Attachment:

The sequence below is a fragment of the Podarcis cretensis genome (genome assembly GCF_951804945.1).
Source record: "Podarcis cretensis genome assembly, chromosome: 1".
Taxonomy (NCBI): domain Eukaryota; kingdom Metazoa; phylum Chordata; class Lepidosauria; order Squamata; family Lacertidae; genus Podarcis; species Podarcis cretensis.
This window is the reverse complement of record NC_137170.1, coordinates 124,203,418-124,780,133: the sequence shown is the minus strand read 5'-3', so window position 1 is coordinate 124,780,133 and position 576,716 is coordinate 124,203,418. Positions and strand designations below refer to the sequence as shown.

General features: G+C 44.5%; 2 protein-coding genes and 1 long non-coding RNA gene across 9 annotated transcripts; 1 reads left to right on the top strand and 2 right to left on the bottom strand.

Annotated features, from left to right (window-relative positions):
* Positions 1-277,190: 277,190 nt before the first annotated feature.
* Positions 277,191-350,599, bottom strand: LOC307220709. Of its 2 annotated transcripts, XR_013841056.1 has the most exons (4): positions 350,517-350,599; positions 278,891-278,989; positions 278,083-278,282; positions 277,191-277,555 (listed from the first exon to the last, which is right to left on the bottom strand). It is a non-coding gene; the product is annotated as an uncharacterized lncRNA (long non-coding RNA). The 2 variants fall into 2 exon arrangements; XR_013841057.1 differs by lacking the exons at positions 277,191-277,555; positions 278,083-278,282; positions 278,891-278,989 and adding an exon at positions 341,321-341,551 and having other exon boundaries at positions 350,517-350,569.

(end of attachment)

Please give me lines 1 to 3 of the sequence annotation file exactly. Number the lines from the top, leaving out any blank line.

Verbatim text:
The sequence below is a fragment of the Podarcis cretensis genome (genome assembly GCF_951804945.1).
Source record: "Podarcis cretensis genome assembly, chromosome: 1".
Taxonomy (NCBI): domain Eukaryota; kingdom Metazoa; phylum Chordata; class Lepidosauria; order Squamata; family Lacertidae; genus Podarcis; species Podarcis cretensis.